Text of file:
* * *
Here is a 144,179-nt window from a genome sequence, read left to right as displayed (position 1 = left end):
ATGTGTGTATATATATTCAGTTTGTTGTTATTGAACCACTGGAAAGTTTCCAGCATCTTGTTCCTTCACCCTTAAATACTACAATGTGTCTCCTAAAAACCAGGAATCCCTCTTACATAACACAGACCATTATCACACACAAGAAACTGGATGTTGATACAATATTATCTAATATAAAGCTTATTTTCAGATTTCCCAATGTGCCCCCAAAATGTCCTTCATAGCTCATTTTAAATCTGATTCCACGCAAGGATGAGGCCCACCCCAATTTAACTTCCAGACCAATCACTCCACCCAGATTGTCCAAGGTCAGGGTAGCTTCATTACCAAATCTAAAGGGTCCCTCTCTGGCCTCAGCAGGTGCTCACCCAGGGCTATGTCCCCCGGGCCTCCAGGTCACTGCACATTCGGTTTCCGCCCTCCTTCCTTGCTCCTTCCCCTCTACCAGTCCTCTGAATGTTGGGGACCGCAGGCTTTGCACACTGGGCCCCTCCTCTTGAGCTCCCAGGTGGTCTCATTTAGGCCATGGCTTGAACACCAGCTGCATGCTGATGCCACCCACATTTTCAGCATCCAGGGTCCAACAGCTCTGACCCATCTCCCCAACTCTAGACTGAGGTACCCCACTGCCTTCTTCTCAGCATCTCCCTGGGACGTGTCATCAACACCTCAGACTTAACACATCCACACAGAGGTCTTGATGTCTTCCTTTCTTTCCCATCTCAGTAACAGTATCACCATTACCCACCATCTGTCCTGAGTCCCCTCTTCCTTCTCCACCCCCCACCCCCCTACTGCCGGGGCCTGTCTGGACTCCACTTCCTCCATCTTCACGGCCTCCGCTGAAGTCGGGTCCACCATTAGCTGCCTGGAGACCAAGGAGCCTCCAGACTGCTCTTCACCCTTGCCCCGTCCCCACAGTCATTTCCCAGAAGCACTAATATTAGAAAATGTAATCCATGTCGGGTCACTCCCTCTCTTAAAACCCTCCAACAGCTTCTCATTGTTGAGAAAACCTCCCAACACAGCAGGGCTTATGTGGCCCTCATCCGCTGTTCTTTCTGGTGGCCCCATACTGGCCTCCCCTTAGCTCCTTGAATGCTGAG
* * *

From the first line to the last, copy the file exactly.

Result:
Here is a 144,179-nt window from a genome sequence, read left to right as displayed (position 1 = left end):
ATGTGTGTATATATATTCAGTTTGTTGTTATTGAACCACTGGAAAGTTTCCAGCATCTTGTTCCTTCACCCTTAAATACTACAATGTGTCTCCTAAAAACCAGGAATCCCTCTTACATAACACAGACCATTATCACACACAAGAAACTGGATGTTGATACAATATTATCTAATATAAAGCTTATTTTCAGATTTCCCAATGTGCCCCCAAAATGTCCTTCATAGCTCATTTTAAATCTGATTCCACGCAAGGATGAGGCCCACCCCAATTTAACTTCCAGACCAATCACTCCACCCAGATTGTCCAAGGTCAGGGTAGCTTCATTACCAAATCTAAAGGGTCCCTCTCTGGCCTCAGCAGGTGCTCACCCAGGGCTATGTCCCCCGGGCCTCCAGGTCACTGCACATTCGGTTTCCGCCCTCCTTCCTTGCTCCTTCCCCTCTACCAGTCCTCTGAATGTTGGGGACCGCAGGCTTTGCACACTGGGCCCCTCCTCTTGAGCTCCCAGGTGGTCTCATTTAGGCCATGGCTTGAACACCAGCTGCATGCTGATGCCACCCACATTTTCAGCATCCAGGGTCCAACAGCTCTGACCCATCTCCCCAACTCTAGACTGAGGTACCCCACTGCCTTCTTCTCAGCATCTCCCTGGGACGTGTCATCAACACCTCAGACTTAACACATCCACACAGAGGTCTTGATGTCTTCCTTTCTTTCCCATCTCAGTAACAGTATCACCATTACCCACCATCTGTCCTGAGTCCCCTCTTCCTTCTCCACCCCCCACCCCCCTACTGCCGGGGCCTGTCTGGACTCCACTTCCTCCATCTTCACGGCCTCCGCTGAAGTCGGGTCCACCATTAGCTGCCTGGAGACCAAGGAGCCTCCAGACTGCTCTTCACCCTTGCCCCGTCCCCACAGTCATTTCCCAGAAGCACTAATATTAGAAAATGTAATCCATGTCGGGTCACTCCCTCTCTTAAAACCCTCCAACAGCTTCTCATTGTTGAGAAAACCTCCCAACACAGCAGGGCTTATGTGGCCCTCATCCGCTGTTCTTTCTGGTGGCCCCATACTGGCCTCCCCTTAGCTCCTTGAATGCTGAG